"Most people don't know the most basic things about getting their money right. Most people don't know how to manage their impulses. Our culture here in Northern Nevada is built on scratching that itch. One of the biggest causes of divorce is fighting about money - eventually the financial problems come home to roost."

Carson City saw 433 of its married couples divorce between July '06 and July '07, a small percentage of the state's total.

Clark County led with 14,965 followed by Washoe with 2,755.

That being the case, with a little more than 10,000 married couples in Carson City (according to 2006 census), that 433 splitting for good means almost one in 24 couples called it quits last year.

While below the state average, this still exceeds the national average of about one in 28 (according a July 2006 report on births, marriages, divorces and deaths released by the Center for Disease Control).

Changing divorce demographic

Attorney McCarthy, who said she's handled 25 to 50 divorces over the last year in Carson, said she's noticed a recent demographic turn for divorce here.

"It's not just young people or young families," she said. "I've been doing older-couple divorces. People who've been married since God was a pup - that's been a surprise."

Therapist Schwerin agreed with the demographic shift, noting Carson's gain in aging population has contributed to increase in older couples she councils.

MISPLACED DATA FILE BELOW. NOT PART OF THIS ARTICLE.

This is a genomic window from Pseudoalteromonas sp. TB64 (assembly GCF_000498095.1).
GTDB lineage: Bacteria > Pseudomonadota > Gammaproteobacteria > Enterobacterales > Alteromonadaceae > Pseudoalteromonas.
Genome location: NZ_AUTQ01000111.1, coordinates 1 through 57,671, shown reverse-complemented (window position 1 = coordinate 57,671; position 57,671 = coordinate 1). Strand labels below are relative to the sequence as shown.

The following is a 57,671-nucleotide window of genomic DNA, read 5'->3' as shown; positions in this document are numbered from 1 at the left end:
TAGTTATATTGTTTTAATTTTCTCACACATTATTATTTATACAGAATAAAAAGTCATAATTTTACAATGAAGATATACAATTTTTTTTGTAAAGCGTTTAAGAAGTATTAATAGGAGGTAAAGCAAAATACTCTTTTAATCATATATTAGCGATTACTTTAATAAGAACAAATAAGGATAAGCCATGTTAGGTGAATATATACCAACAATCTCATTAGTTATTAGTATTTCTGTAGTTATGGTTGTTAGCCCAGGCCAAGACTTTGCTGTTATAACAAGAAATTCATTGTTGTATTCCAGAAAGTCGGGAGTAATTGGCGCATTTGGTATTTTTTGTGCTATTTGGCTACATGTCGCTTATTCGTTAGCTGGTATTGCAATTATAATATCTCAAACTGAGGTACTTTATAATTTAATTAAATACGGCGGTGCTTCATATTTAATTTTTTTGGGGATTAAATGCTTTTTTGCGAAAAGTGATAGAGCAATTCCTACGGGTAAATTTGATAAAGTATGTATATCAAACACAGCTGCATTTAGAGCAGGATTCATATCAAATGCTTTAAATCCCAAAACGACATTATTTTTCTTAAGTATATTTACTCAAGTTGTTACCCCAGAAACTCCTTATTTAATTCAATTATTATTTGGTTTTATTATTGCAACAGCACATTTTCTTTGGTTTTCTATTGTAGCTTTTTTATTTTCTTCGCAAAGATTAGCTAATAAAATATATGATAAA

"A lot of couples I see are older," she said. "You have the case where she was married early on, 'I was young and pregnant and that was it,'" Schwerin said. "A lot of the time these couples just started their lives and were never given the tools about how to be happy. The man or woman will wake up after 15 years of being emotionally unavailable and all of a sudden wonder what went wrong.

"And that's something that's everywhere."

With a swelling aging demographic congruous across the nation and access to gambling, alcohol and other vices also easier elsewhere, much of Nevada's continued spike in divorce rates could be caused by the classic communication breakdown exacerbated by a 24-hour work schedule, Carson psychologist Carol Aalbers speculated.

"With the 24-hour town comes the 24-hour workday," Aalbers said. "Say the woman works the day shift and the man works the night shift - the breakdown is ability to communicate and having the time it takes to do it.

"Let's say the spouse can't keep the kids quiet during the day when the other is trying to sleep; one day they wake up and say 'I don't need this' and take the easy way out."

The final factor

Local divorce attorneys and family therapists all speculated Nevada's culture of instant marriages can also lead to the quick demise.

The secret to a successful, lasting marriage is still a simple one:

"A lot of people in this culture don't communicate, they have this attitude to just buck up and it'll go away," Schwerin said. "When there's a solid friendship there - when a pathway to communication is the basis for a relationship - when they finally wake up and realize they want to work on it, they've got a good chance."

• Contact reporter Andrew Pridgen at apridgen@nevadaappeal.com or 881-1219.